Boosting Our Cannabis Market with Inclusive Advocacy for Black Folk

In cannabis, everyone loves preaching “End the Stigma.”

But when do we take time to apply that to racial disparities related to our favorite federal troublemaker?

Legislation rode the coattails of social equity to initiate what we have today. And that means that while many were paying lip service to the suffering of communities of color, there weren’t actual plans in place to make it reality.

If you advocate for patient rights in any capacity, you ought to give a damn about keeping our industry inclusive.

Because it benefits all of us, especially in Maryland.


Maryland’s cannabis scene ought to be Blacker

Maryland’s overall population is one-third Black! And yet from the Maryland Medical Cannabis Commission’s 2018 Disparity Report, the number of Black cannabis business owners barely represents that.

Consider that many dispensaries are founded and run by non-locals and outside franchises. Our own state residents don’t have access to starting local dispensaries that set Maryland apart!

Because when you sit and think about it, is there anything that makes our state’s medical program exceptional?

New York and New Jersey are taking preemptive steps to include social equity in their legalization plans. In Maryland, patients can make the push to instate changes that weren’t defined.

Our state places the burden of expungement on the shoulders of the convicted! They have to initiate and thus pay their way out of the system that tore their lives apart. While White entrepreneurs flourish by selling in more “acceptable” ways.

And though you don’t have to pay taxes on your leafy meds, the taxes deducted from your income is wasted on cannabis-related arrests, convictions and jail time.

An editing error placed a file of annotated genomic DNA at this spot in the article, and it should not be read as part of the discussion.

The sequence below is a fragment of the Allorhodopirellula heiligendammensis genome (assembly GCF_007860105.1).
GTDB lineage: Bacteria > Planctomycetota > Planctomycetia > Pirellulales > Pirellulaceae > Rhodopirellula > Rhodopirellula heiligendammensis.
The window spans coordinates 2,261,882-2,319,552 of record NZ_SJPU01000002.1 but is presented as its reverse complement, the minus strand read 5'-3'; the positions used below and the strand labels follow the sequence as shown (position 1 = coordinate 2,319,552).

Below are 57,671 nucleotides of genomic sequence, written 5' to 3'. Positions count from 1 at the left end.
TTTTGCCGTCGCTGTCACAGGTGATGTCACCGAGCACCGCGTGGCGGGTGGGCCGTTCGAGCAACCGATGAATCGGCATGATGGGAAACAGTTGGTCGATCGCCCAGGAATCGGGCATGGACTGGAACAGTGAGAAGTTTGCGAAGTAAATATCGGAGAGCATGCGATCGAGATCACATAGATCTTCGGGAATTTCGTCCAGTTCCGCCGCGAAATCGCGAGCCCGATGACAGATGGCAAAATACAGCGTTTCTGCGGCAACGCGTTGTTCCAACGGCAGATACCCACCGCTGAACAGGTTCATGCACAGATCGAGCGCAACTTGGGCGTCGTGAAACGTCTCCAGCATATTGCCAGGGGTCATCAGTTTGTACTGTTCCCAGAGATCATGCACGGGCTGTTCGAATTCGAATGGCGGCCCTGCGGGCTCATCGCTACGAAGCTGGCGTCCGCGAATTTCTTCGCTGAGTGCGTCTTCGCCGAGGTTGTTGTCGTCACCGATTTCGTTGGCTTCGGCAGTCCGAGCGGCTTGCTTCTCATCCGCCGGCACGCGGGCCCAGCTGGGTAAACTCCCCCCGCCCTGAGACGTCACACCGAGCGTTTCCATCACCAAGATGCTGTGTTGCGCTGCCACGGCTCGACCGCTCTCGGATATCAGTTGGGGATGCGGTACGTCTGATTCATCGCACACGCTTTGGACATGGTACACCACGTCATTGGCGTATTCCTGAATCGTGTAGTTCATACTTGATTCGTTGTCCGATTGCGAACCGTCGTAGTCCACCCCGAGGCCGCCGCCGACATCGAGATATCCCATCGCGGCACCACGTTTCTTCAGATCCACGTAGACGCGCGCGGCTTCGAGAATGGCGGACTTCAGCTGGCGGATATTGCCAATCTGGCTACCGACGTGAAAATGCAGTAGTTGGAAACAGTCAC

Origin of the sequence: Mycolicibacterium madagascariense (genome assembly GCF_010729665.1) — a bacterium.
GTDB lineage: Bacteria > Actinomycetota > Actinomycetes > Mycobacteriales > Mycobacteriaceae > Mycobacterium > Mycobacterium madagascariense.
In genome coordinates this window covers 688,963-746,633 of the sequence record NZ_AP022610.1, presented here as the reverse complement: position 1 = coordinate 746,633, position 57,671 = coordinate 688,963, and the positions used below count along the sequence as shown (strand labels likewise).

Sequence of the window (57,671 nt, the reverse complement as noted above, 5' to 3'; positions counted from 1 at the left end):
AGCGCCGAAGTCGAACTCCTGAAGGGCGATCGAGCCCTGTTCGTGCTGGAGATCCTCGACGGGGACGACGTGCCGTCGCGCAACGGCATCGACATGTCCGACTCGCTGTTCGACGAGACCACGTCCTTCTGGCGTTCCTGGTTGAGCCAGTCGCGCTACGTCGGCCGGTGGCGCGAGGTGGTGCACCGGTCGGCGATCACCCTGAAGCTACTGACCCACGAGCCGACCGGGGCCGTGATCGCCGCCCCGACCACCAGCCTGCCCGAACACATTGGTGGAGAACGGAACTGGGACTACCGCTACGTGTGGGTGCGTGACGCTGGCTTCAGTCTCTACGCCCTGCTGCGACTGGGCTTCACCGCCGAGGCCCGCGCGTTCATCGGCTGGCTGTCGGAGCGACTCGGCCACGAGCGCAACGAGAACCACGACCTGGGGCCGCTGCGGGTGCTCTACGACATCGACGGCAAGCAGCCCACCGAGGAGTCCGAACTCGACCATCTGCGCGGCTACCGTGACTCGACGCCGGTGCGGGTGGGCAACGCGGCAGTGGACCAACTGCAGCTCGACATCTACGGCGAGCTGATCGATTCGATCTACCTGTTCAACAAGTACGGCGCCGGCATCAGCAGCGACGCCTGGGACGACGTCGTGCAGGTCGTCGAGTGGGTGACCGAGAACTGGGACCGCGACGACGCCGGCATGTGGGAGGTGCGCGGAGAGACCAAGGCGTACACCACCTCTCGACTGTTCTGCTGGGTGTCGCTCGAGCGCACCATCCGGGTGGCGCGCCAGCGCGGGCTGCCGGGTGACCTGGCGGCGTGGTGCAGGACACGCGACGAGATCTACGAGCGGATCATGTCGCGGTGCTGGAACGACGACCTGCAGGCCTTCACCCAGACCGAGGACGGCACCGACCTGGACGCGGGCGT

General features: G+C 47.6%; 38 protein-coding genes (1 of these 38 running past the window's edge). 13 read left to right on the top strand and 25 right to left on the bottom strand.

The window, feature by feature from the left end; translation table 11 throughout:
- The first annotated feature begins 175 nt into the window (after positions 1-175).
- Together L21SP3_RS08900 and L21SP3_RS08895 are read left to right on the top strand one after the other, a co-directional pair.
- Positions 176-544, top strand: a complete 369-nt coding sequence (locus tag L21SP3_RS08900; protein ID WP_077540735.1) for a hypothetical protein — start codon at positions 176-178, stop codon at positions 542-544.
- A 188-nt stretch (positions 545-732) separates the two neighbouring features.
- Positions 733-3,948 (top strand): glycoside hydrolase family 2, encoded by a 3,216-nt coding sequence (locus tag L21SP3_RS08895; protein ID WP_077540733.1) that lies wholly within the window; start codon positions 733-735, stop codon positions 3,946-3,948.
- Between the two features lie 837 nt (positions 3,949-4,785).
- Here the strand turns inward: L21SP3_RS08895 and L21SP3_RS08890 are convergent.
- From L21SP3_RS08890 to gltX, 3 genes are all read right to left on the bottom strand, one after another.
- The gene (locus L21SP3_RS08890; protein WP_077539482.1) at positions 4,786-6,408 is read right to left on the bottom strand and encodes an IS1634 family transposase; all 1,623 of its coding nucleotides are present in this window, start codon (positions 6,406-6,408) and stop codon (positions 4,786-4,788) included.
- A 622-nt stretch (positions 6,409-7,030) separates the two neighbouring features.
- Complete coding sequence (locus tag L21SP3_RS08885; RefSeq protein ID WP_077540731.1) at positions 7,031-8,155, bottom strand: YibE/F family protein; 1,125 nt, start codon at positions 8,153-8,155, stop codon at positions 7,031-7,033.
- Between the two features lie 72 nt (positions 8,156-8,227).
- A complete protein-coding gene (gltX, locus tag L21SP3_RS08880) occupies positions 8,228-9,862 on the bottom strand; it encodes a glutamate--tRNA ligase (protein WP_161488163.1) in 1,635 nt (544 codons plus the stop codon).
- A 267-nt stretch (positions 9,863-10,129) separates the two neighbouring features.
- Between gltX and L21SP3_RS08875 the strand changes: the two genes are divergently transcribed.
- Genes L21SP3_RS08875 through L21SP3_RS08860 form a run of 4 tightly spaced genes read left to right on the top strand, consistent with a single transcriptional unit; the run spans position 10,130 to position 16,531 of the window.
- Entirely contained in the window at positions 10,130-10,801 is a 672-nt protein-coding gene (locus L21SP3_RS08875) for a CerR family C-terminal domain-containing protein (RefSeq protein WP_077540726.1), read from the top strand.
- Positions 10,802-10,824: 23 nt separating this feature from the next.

The answer? Get involved – with help!

You and I know that the Maryland cannabis community knows how to turn up at events. So how do we take that energy and funnel it into getting our Black patients and cannabusiness entrepreneurs on common ground?

As we covered before, attending Lobby Day with organizations like NORML is a strong start. Since that has passed for Maryland, the next best is signing up for memberships and newsletters by notable organizations. Especially those who highlight racial justice and equality as apart of their mission.

black man growing cannabis peake releaf
Photo Credit: Acquired from Shoppe Black

Head on over to Drug Policy Alliance, Minorities for Medical Marijuana, Cannaclusive and even local organizations like Madame Green Grow. Spend time reading their content so you can start and continue conversations about inclusivity for our market.

Of course, when you pay Peake Releaf a visit, feel free to talk to us about your advocacy moves and make sure to sign up for our email newsletter and follow us on social media.

Patient advocacy is no gimmick for us.

If you keep up with us, you’ll know ASAP when we’re hosting workshops and pop-ups about making cannabis more inclusive.


Now it’s time to act

Doesn’t it feel good to be apart of a remarkable change? Don’t doubt the power of your voice and the action that you take to better the cannabis industry.

If you know more reasons we should all give a damn about when it comes to racial inclusivity, tell us!

Hit us up via email or share this blog post with your suggestions.

Alaina “CannaLaina” Dorsey is a freelance cannabis content marketing writer and strategist based in Baltimore, MD. For dispensaries and online cannabis businesses, she writes the chilliest customer-focused content that sells. Quirks available upon request at

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